All of the dynamical models show a similar forecast with widespread relatively warm temperatures across the NH including all of Asia, the United States including Alaska and most of Canada. Some models do predict relatively cold temperatures in northeastern Canada possibly related to above normal sea ice in the region. In contrast the AER statistical model predicts relatively warm temperatures across much of Southern Asia, Southern Europe, Alaska and much of Canada with seasonable to cold temperatures across Northern Asia, Northern Europe and the United States. The statistical model forecast can be interpreted as anticipating a weakened PV, followed by severe winter weather across northern Eurasia and the Eastern United States.
I have shown in several papers that a northwestward expansion of the Siberian high is favorable for disrupting the PV. In November and again in December strong positive SLP anomalies have been observed across northwestwern Eurasia. I include in Figure 2, the SLP pattern found favorable to disrupting the PV and the SLP anomalies observed for November 2018 and projected for December 2018. In all three the dominant SLP anomaly is positive center across Northwestern Eurasia. All the dynamical models are predicting a significant PV disruption for the end of December and the question remains whether during this event zonal mean zonal winds at 60°N and 10 hpa will reverse from westerly to easterly, which is the definition of a major midwinter warming (MMW).
There are two types of PV disruptions displacements and splits. In a PV displacement the PV remains intact but is displaced off the North Pole and weakens. In a PV split the original one PV splits into two sister vortices that then tend to meander closer to the mid-latitudes. A nice example of a PV split occurred in February 2018. Following last winter’s PV split it turned much colder across Europe including Western Europe and at least initially mild in the Eastern US. The weather models are all predicting a PV displacement into late December.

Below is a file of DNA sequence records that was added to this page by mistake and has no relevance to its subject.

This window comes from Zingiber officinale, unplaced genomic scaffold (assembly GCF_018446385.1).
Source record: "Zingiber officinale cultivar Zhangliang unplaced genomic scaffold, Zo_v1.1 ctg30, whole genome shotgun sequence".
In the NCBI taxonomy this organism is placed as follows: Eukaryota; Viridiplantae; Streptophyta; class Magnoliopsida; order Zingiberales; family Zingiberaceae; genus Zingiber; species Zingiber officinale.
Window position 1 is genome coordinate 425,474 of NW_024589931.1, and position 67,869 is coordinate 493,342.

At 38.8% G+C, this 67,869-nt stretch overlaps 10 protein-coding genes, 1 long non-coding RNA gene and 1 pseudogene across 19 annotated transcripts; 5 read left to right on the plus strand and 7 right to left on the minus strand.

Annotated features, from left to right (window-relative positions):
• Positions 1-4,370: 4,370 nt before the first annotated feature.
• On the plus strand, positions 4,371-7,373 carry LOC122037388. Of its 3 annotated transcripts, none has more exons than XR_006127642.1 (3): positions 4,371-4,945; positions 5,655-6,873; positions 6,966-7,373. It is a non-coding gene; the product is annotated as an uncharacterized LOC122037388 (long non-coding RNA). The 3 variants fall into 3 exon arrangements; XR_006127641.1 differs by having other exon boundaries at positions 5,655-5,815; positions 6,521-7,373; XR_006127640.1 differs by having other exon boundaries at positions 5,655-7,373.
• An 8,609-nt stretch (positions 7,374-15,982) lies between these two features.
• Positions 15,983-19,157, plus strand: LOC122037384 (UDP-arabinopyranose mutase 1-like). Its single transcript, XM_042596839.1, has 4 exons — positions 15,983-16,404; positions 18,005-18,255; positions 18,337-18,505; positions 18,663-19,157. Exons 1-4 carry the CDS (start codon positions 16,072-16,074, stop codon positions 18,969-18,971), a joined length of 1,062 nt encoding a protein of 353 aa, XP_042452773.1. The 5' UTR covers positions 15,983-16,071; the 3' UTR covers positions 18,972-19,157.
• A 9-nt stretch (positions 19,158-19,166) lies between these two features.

Analysis of surface temperatures of all PV displacements over the past two decades suggests that the month a PV displacement is observed and the following one or even two months temperatures in the Eastern US are relatively cold. Europe including Western Europe is relatively mild following most PV displacements with more mixed temperatures across Asia.
Therefore, based on the expectation of PV displacement, I expect a relatively cold winter in the Eastern US but in contrast a relatively mild winter in Western Europe. I also expect a relatively cold winter across Northern Asia especially Siberia based on the anticipation of continued blocking in the Barents Kara Seas, which favors cold temperatures downstream across Asia.